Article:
High-level priorities aligned with the successful project outcome criteria will help define the road map to the accomplishment of purpose. They will inform and clarify the action planning process and the wins to be celebrated.
It seems evident that teams understand that they need to get a job done, but what’s often not well defined is “how” they intend to accomplish their work. The absence of “how” leaves interactions open to any individual’s choice. Unfortunately, sometimes these choices are anything but productive with stakeholders falling into patterns of conflict and frustration.
Creating a shared approach provides people with an understanding of the requirements to function collaboratively and effectively.
The approach articulates the norms, values, and guidelines for working collaboratively. Many people have participated in project kick-off processes where everyone gets to know one another and commits to “do the right things” to accomplish a successful project outcome. How often have you been in one of these sessions when the honest questions get asked?
From your perspective, what will happen if you fall short on resources and the schedule slips? What if you encounter substandard quality issues? What if you go over budget?
From your customer’s perspective, what if they are late in providing their deliverables? What if they are not able to provide payment on time?
How will you approach resolution when you don’t agree on entitlement or value for a change in scope? Too many times, I have heard, “this project will not have any change.” I honestly can’t recall a time when this has happened.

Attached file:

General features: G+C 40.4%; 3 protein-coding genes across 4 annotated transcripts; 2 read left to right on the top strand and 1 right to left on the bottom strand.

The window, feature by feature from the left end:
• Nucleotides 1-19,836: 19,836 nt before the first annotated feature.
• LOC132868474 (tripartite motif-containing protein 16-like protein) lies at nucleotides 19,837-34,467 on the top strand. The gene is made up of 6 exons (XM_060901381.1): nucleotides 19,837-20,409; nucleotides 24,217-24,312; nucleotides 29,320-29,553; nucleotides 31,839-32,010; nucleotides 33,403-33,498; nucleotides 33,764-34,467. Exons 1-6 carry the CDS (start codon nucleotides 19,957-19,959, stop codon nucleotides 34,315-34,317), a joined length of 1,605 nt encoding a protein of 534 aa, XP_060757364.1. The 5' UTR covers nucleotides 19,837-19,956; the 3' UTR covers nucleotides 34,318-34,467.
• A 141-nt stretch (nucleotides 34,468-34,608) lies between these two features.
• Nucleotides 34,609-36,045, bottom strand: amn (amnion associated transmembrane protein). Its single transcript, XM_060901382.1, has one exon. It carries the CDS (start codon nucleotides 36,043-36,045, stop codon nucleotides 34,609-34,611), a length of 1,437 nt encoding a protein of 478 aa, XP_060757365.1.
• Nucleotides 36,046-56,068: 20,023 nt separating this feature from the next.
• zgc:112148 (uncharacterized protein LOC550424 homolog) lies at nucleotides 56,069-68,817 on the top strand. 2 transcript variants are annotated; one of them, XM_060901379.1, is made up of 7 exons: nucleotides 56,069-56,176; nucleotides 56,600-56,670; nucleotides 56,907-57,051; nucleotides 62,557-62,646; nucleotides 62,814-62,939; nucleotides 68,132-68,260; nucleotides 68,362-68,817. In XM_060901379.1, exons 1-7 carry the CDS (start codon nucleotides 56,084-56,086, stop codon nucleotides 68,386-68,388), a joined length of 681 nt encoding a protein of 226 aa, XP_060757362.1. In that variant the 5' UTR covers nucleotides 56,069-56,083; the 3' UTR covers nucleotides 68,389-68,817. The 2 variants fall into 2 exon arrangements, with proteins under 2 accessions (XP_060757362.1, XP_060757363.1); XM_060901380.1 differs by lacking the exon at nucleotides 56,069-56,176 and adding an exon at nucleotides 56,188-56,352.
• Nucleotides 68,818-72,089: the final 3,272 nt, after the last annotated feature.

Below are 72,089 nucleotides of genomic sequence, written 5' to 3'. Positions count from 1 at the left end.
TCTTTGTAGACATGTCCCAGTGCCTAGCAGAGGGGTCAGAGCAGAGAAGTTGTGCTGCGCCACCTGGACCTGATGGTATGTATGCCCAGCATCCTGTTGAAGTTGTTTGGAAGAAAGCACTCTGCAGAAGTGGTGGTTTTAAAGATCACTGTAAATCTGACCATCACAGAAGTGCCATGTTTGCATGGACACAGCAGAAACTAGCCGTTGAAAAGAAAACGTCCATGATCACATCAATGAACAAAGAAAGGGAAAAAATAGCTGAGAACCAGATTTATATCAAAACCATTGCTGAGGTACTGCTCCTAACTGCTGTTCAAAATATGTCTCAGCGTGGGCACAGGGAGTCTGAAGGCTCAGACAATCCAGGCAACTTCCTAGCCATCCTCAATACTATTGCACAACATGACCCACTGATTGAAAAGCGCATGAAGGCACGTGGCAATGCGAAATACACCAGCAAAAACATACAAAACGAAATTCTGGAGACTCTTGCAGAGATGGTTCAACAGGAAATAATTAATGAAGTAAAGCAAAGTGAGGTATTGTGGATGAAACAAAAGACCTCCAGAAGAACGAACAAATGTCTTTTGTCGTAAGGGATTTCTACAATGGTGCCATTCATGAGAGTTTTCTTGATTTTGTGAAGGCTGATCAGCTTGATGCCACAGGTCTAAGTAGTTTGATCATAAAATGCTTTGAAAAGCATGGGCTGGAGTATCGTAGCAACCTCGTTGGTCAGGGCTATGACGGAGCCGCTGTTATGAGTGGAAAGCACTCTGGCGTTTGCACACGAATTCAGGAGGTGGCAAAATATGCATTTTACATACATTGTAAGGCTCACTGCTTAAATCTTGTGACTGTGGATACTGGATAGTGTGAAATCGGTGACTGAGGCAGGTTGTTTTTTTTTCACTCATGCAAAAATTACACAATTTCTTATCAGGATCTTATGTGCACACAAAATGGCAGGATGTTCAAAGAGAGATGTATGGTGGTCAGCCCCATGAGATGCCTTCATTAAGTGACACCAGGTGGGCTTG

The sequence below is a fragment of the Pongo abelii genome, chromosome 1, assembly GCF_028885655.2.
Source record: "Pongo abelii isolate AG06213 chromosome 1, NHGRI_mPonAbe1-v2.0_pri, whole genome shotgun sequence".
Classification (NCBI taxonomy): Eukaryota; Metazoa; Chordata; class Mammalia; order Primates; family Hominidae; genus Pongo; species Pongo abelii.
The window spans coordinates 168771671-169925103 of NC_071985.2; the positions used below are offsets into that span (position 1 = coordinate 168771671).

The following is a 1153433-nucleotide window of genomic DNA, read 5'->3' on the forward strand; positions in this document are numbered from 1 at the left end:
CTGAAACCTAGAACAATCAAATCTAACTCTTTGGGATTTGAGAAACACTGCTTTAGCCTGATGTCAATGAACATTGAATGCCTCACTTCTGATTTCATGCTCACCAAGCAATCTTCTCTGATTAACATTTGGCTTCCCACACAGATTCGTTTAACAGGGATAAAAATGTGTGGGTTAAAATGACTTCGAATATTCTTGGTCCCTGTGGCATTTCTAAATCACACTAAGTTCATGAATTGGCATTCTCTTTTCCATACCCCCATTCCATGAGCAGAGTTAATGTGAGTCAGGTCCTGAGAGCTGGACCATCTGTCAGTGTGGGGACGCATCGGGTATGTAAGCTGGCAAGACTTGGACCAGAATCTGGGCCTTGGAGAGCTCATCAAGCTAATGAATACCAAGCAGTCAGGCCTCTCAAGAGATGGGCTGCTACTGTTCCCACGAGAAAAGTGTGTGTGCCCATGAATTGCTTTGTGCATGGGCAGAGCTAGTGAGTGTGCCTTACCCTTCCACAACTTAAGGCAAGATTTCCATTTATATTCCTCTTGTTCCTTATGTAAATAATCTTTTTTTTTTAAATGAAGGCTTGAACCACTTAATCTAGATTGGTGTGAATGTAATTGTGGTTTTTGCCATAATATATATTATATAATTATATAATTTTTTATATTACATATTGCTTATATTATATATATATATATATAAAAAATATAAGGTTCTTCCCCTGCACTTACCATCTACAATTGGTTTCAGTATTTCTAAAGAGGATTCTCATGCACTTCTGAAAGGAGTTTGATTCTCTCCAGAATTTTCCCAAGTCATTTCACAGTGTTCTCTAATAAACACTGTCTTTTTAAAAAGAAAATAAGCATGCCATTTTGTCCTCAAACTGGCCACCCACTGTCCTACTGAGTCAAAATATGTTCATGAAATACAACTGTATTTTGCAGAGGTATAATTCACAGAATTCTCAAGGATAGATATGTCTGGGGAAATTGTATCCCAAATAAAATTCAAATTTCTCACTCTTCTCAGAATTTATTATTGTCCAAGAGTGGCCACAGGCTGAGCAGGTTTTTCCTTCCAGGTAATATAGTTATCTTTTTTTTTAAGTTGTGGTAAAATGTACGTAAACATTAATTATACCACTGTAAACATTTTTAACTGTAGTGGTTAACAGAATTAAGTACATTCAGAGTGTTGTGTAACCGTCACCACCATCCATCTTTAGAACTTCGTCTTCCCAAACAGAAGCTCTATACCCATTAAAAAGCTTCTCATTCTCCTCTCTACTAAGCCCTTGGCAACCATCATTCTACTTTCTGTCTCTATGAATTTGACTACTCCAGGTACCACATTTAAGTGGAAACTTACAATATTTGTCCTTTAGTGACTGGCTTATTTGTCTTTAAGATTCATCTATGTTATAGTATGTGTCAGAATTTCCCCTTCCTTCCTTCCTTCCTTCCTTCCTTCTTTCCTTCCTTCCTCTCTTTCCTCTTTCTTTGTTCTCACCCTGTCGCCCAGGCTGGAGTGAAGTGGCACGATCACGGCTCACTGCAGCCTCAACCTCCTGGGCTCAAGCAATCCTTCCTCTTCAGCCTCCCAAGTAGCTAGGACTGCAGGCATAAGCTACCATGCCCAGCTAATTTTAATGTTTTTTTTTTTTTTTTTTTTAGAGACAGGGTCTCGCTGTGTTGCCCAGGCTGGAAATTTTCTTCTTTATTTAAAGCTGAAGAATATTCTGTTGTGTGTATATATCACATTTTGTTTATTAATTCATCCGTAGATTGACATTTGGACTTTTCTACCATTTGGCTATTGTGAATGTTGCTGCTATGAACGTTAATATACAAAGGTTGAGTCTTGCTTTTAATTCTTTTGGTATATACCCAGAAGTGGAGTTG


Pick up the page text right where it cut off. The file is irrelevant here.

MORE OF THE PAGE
Start with an acknowledgment that there will be situations where conflicts will arise.
Acknowledge that each of you must look after your respective organizations then take out the contract and work your way through it together. It is your set of ground rules. Get a mutual understanding of your respective deliverables, the obligations for notice, and of the process for conflict resolution. Acknowledge that you will likely encounter one of these scenarios and that when each person is fulfilling their contractual obligation, it is not a personal affront. Talk about who needs to be kept in the communication loop for various situations.
When the going gets tough, you will have established an agreed approach on how to navigate the situation. And remember, when you do get there, listen first. Resist the temptation to defend, deflect, or go on the offensive. Give your counterpart the respect to fully explain and confirm that you clearly understand their position. Understanding does not imply agreement.
I am confident that you will have great success with having difficult conversations at the outset of a project before things get difficult. Please give it a try. There is nothing to lose. If the discussion is not well received, you will know what you are dealing with right from the start.
Paul brings over thirty years of experience and a proven track record of profitable growth results in the construction industry to our team. His experience includes executive leadership, corporate strategy development, board governance, business development, contracts development and negotiation, and project management.
Paul holds a Bachelor of Science in Civil Engineering from the University of Alberta, is a CCA – Gold Seal Certified Project Manager, a Certified Executive Coach, and a CSIA level 2 ski instructor. He has served on numerous community and industry boards of directors, associations, and technical committees, including leadership roles.